Two men imprisoned at Guantanamo Bay - both accused of being personal bodyguards to Osama bin Laden, the al-Qa'ida leader - have become the first to face criminal charges, the Pentagon announced yesterday.
Ali Hamza Ahmed Sulayman al-Bahlul from Yemen and Ibrahim Ahmed Mahmoud al-Qosi from Sudan were charged with a single count each of conspiracy to commit war crimes and will be tried before a military tribunal, the US Defence Department said. Major John Smith, a Pentagon spokesman, said prosecutors do not plan to seek the death penalty, but said the men could face anything up to life in prison.
Pentagon officials described Mr Qosi as an al-Qa'ida accountant and weapons smuggler who was "a long-time assistant and associate of Bin Laden dating back to the time when Bin Laden lived in Sudan". Mr Bahlul was said to be a "key propagandist who produced videos glorifying the murder of Americans to recruit, inspire and motivate other al-Qa'ida members" to attack Americans, the United States and other countries. Both men also acted as Bin Laden's bodyguards, it was claimed.
Meanwhile the five Britons being released from Guantanamo will have their cases "fast-tracked" by police and prosecution authorities in the next few weeks, Jack Straw, the Foreign Secretary, promised yesterday.
Mr Straw's pledge came as MPs from all parties lined up in the Commons to condemn America's treatment of all detainees at the military base in Cuba. Tony Lloyd, a former Foreign Office minister, attacked the process as "a form of kidnap", while other MPs said they felt "a sense of rage" that the US was holding people for more than two years without trial or access to lawyers.
There was more confusion about the exact threat posed by the returning British prisoners after David Blunkett, the Home Secretary, repeated that the men posed no security risk to the UK. Mr Blunkett told BBC Radio 4's Today programme: "From the evidence that I have been given, I do not believe that these five will provide a security risk in our country on their return. Whatever circumstance led them to be in Afghanistan alongside the Taliban, it is historic. Whatever they do in the future is a projection, and a prediction by those who have the security knowledge."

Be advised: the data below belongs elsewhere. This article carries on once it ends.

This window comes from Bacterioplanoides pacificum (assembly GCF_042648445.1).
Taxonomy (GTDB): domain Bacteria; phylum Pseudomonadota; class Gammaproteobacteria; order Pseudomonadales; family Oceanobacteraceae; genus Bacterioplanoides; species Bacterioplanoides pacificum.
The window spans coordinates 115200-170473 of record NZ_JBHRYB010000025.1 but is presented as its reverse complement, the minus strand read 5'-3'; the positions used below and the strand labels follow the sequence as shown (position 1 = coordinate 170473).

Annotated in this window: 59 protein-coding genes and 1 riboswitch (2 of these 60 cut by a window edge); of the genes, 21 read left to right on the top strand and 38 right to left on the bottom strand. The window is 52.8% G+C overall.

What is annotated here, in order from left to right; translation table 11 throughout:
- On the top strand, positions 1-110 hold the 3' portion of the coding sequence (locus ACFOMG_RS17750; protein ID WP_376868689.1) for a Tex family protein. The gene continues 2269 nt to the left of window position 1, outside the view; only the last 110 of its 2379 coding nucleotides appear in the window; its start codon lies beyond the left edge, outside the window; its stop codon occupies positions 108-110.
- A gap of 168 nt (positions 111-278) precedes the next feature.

Mr Straw said that he was "not going to offer views about the perceived risks of any individuals because by definition that could have the effect of prejudicing future proceedings". He made clear that the five British prisoners - Rhuhel Ahmed, Tareq Dergoul, Jamal al-Harith, Asif Iqbal and Shafiq Rasul - may be arrested on their return "in connection with possible terrorist activity".
The Foreign Secretary said Mr Blunkett "was talking about what in his judgement had been assessed so far as the past was concerned. He was not seeking to make any judgement about any decisions which are made by the prosecuting authorities or the police on their arrival". Mr Straw added that "it would be reasonable for their cases to be fast-tracked".
Mr Straw said that at all times the Government had insisted that the Americans should either try the detainees in accordance with international standards or send them to the UK. He also appeared to agree with the Labour MP Clive Soley, who warned that the Camp Delta facility in Cuba could foster more terrorist recruits for al-Qa'ida just as the IRA had been bolstered by internment in the 1970s.
Douglas Hogg, a former Conservative cabinet minister, said the detainees' treatment was "a lamentable departure from the rule of law and wholly inconsistent with the fine traditions of the US".
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